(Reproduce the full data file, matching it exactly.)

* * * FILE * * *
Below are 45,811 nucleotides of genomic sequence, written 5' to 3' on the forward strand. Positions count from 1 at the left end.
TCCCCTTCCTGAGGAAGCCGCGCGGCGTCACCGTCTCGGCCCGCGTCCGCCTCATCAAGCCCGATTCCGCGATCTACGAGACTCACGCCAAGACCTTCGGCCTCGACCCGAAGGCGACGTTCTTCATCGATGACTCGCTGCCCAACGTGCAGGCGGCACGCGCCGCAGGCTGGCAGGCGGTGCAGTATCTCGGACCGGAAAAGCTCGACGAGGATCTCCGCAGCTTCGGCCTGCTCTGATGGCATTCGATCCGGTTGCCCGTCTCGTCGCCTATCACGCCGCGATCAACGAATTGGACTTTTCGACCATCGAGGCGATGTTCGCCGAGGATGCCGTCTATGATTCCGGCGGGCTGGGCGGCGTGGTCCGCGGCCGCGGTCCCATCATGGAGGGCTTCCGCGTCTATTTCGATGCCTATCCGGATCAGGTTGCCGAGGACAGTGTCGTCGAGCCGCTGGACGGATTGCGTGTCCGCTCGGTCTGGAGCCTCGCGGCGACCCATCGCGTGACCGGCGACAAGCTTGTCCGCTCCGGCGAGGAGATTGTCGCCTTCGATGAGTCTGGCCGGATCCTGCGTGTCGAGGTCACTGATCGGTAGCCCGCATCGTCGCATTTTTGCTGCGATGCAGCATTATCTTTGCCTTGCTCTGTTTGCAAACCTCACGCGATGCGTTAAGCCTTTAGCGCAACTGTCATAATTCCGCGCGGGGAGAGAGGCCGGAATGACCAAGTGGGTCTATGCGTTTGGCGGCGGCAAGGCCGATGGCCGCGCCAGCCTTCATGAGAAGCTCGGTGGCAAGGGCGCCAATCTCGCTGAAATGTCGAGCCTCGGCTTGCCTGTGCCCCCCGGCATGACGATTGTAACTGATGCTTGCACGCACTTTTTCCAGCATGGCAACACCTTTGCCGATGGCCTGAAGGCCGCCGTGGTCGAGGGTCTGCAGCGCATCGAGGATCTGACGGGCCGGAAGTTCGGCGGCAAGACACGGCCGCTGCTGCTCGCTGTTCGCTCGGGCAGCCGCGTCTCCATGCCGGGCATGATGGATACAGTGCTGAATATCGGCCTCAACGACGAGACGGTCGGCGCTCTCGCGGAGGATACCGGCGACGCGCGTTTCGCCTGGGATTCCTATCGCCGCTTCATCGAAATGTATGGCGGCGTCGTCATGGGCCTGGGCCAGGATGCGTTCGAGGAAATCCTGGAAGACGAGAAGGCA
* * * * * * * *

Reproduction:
Below are 45,811 nucleotides of genomic sequence, written 5' to 3' on the forward strand. Positions count from 1 at the left end.
TCCCCTTCCTGAGGAAGCCGCGCGGCGTCACCGTCTCGGCCCGCGTCCGCCTCATCAAGCCCGATTCCGCGATCTACGAGACTCACGCCAAGACCTTCGGCCTCGACCCGAAGGCGACGTTCTTCATCGATGACTCGCTGCCCAACGTGCAGGCGGCACGCGCCGCAGGCTGGCAGGCGGTGCAGTATCTCGGACCGGAAAAGCTCGACGAGGATCTCCGCAGCTTCGGCCTGCTCTGATGGCATTCGATCCGGTTGCCCGTCTCGTCGCCTATCACGCCGCGATCAACGAATTGGACTTTTCGACCATCGAGGCGATGTTCGCCGAGGATGCCGTCTATGATTCCGGCGGGCTGGGCGGCGTGGTCCGCGGCCGCGGTCCCATCATGGAGGGCTTCCGCGTCTATTTCGATGCCTATCCGGATCAGGTTGCCGAGGACAGTGTCGTCGAGCCGCTGGACGGATTGCGTGTCCGCTCGGTCTGGAGCCTCGCGGCGACCCATCGCGTGACCGGCGACAAGCTTGTCCGCTCCGGCGAGGAGATTGTCGCCTTCGATGAGTCTGGCCGGATCCTGCGTGTCGAGGTCACTGATCGGTAGCCCGCATCGTCGCATTTTTGCTGCGATGCAGCATTATCTTTGCCTTGCTCTGTTTGCAAACCTCACGCGATGCGTTAAGCCTTTAGCGCAACTGTCATAATTCCGCGCGGGGAGAGAGGCCGGAATGACCAAGTGGGTCTATGCGTTTGGCGGCGGCAAGGCCGATGGCCGCGCCAGCCTTCATGAGAAGCTCGGTGGCAAGGGCGCCAATCTCGCTGAAATGTCGAGCCTCGGCTTGCCTGTGCCCCCCGGCATGACGATTGTAACTGATGCTTGCACGCACTTTTTCCAGCATGGCAACACCTTTGCCGATGGCCTGAAGGCCGCCGTGGTCGAGGGTCTGCAGCGCATCGAGGATCTGACGGGCCGGAAGTTCGGCGGCAAGACACGGCCGCTGCTGCTCGCTGTTCGCTCGGGCAGCCGCGTCTCCATGCCGGGCATGATGGATACAGTGCTGAATATCGGCCTCAACGACGAGACGGTCGGCGCTCTCGCGGAGGATACCGGCGACGCGCGTTTCGCCTGGGATTCCTATCGCCGCTTCATCGAAATGTATGGCGGCGTCGTCATGGGCCTGGGCCAGGATGCGTTCGAGGAAATCCTGGAAGACGAGAAGGCA